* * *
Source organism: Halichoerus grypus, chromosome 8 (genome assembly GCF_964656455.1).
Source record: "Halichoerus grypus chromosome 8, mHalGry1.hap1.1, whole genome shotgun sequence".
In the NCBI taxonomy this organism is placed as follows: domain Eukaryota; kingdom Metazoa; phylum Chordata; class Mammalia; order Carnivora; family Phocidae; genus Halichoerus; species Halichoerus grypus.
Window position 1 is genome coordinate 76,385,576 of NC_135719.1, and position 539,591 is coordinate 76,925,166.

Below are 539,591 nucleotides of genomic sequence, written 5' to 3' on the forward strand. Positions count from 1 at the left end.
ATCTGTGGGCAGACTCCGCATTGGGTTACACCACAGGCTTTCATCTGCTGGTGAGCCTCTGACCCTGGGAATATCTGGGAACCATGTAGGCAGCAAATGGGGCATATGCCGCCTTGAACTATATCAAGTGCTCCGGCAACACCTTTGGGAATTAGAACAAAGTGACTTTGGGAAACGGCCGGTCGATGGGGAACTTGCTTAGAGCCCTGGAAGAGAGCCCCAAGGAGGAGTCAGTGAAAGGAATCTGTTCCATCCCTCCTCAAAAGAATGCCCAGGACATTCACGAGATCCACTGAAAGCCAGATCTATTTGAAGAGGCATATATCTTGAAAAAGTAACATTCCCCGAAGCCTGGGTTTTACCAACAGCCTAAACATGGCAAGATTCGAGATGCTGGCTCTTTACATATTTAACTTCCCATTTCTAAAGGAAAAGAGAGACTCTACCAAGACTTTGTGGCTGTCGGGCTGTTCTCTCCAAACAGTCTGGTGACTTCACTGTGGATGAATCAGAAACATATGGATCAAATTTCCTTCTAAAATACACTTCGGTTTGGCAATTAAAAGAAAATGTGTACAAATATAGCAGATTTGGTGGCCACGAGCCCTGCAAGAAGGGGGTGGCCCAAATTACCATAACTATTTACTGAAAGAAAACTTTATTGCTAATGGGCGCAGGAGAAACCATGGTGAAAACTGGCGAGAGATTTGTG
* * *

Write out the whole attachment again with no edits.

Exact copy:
Source organism: Halichoerus grypus, chromosome 8 (genome assembly GCF_964656455.1).
Source record: "Halichoerus grypus chromosome 8, mHalGry1.hap1.1, whole genome shotgun sequence".
In the NCBI taxonomy this organism is placed as follows: domain Eukaryota; kingdom Metazoa; phylum Chordata; class Mammalia; order Carnivora; family Phocidae; genus Halichoerus; species Halichoerus grypus.
Window position 1 is genome coordinate 76,385,576 of NC_135719.1, and position 539,591 is coordinate 76,925,166.

Below are 539,591 nucleotides of genomic sequence, written 5' to 3' on the forward strand. Positions count from 1 at the left end.
ATCTGTGGGCAGACTCCGCATTGGGTTACACCACAGGCTTTCATCTGCTGGTGAGCCTCTGACCCTGGGAATATCTGGGAACCATGTAGGCAGCAAATGGGGCATATGCCGCCTTGAACTATATCAAGTGCTCCGGCAACACCTTTGGGAATTAGAACAAAGTGACTTTGGGAAACGGCCGGTCGATGGGGAACTTGCTTAGAGCCCTGGAAGAGAGCCCCAAGGAGGAGTCAGTGAAAGGAATCTGTTCCATCCCTCCTCAAAAGAATGCCCAGGACATTCACGAGATCCACTGAAAGCCAGATCTATTTGAAGAGGCATATATCTTGAAAAAGTAACATTCCCCGAAGCCTGGGTTTTACCAACAGCCTAAACATGGCAAGATTCGAGATGCTGGCTCTTTACATATTTAACTTCCCATTTCTAAAGGAAAAGAGAGACTCTACCAAGACTTTGTGGCTGTCGGGCTGTTCTCTCCAAACAGTCTGGTGACTTCACTGTGGATGAATCAGAAACATATGGATCAAATTTCCTTCTAAAATACACTTCGGTTTGGCAATTAAAAGAAAATGTGTACAAATATAGCAGATTTGGTGGCCACGAGCCCTGCAAGAAGGGGGTGGCCCAAATTACCATAACTATTTACTGAAAGAAAACTTTATTGCTAATGGGCGCAGGAGAAACCATGGTGAAAACTGGCGAGAGATTTGTG